Bitter 22

Britta raised her hands and shouted, “Spork!” It felt like an incredibly dumb thing to be yelling, but there wasn’t much she could do about that right now.

Nothing happened.

You don’t have enough mana, said the calm voice from somewhere above her.

Great. She had used up her MP casting the other two spells and didn’t have any left. Would have been nice if she’d been made aware of that before she’d randomly called out a piece of cutlery at her attackers. Why simply die when you can embarrass yourself first?

The three men running down the alley towards her hesitated as she waved her hands at them, one of them even dived to the ground and did a forward roll which would have looked very cool if there had been a fireball, but they quickly closed in on her when there was no magical attack.

They surrounded her and had clubs in their hands. The somersaulter looked particularly red-faced, probably because she’d made him roll around in the dirt for no apparent reason.

“Take it easy, guys,” said Britta, trying, belatedly, to calm the situation. “He was like that when I got here.”

It wasn’t a very convincing explanation, especially as she had a bloody knife in her hand and a corpse at her feet, but these were computer controlled AI with very basic thought processes, Britta hoped. Somewhere, numbers were being randomly generated and even if there was only a one percent chance they would believe her, there was still a chance.

“You expect us to believe that?” said the biggest of the three. He also had the biggest club. “Clearly you’ve killed this man. Did you have a good reason?”

The way he spoke didn’t sound like a thug, he sounded more like a policeman. Now that she had a chance to look at them, they were all wearing very similar outfits and matching helmets. It seemed unlikely they would be so coordinated unless it was some kind of uniform.

“Who are you?” blurted out Britta.

“Captain Jerrod of the New Town Guard. I suggest you explain what happened. We’ll have to take you in.”

At least they weren’t more muggers.

“He attacked me and I defended myself. It was self-defence. “

“I see,” said Captain Jerrod. “And that’s your dagger is it?”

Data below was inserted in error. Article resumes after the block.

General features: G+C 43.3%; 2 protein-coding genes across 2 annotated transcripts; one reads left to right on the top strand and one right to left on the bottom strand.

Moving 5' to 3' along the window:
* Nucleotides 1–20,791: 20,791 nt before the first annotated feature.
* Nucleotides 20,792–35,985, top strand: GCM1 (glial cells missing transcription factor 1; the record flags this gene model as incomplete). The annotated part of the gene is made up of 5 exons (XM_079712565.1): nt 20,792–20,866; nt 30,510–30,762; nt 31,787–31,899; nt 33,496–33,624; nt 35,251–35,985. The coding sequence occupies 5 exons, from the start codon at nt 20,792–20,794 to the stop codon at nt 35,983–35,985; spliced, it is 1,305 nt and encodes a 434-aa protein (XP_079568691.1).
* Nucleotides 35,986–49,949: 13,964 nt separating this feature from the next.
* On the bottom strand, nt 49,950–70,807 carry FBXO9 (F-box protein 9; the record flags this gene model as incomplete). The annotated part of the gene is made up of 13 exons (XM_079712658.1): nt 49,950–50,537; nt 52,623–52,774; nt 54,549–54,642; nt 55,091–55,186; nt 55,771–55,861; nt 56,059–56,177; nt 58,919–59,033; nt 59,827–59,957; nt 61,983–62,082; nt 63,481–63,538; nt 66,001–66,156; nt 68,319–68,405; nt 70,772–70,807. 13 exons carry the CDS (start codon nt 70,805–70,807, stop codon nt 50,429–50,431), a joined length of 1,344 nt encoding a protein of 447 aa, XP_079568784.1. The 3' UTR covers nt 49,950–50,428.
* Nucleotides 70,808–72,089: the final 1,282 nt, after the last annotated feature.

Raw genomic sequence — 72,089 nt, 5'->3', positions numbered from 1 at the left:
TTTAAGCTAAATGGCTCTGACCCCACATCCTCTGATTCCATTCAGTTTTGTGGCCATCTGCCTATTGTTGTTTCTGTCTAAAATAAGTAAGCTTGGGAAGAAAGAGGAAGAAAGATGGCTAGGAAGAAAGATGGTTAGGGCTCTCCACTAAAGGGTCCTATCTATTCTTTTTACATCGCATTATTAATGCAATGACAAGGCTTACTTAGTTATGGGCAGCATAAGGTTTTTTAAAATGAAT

Britta looked at the knife in her hand. “Yes.” She didn’t want to give up the only weapon she had.

“We’ll have to take it. It’s evidence.”

Had they let some Law & Order fan program the cops? Why they hell would they want the dagger? Fingerprints?

“I need it. I’m an adventurer.” It sounded a completely stupid thing to say.

“Oh, are you with the guild?” The captain’s demeanour seemed to change. He suddenly became much more polite. “May I see you card?”

Britta took out her guild card and handed it over. He looked at it and then passed it back.

“That’s fine then.”

That was it? Was a guild card a licence to kill? Was she James Bond now? Or perhaps she was allowed to kill criminals.

“Do you think there might be a bounty on him?” she said.

“On Freddy?” said one of the other men. “No chance. Who’d pay anything for him?”

The two subordinates rolled the body, revealing Freddy's face. It was frozen in a grimace and his eyes were wide open.

“You didn’t have to kill him,” said Captain Jerrod as he looked the body over. “He wasn’t even armed.”

She’d already said it was her dagger, so she couldn’t tell him the truth. He might still take it off her.

“It all happened so quickly, he jumped me and I reacted. I didn’t mean to kill him.” Which probably would have sounded a lot better if the wound hadn’t been in her victim’s back, but the guards didn’t seem like they were going to make a big deal about it.

They picked up the corpse between two of them, one by the hands, the other by the feet, and carried him out of the alley.

“We’ll take care of it from here,” said Captain Jerrod. “Mind how you go.” He touched the rim of his helmet and followed his men.

Britta was left standing in the alley. It seemed a guild card had all sorts of uses.

She had managed to survive an attack and avoid getting thrown in jail, which was a relief. Judging by how seriously the game took its level of realism, prison would probably mean literally sitting in a cell for hours on end.

Her spells had worked better, except when she ran out of mana, which was frustrating. She had to figure out a better way to keep track of her stats, and she also needed to change how she cast her spells. Screaming Spork! at people was too embarrassing. In fact, it would probably help if she took a moment to go through the whole status screen and try to understand it.

Even though she had only intended to have a look around, now that she had spent a little time in this world, she wanted to have at least a rudimentary grasp of the controls. Rudimentary enough so that she didn’t get killed every five minutes

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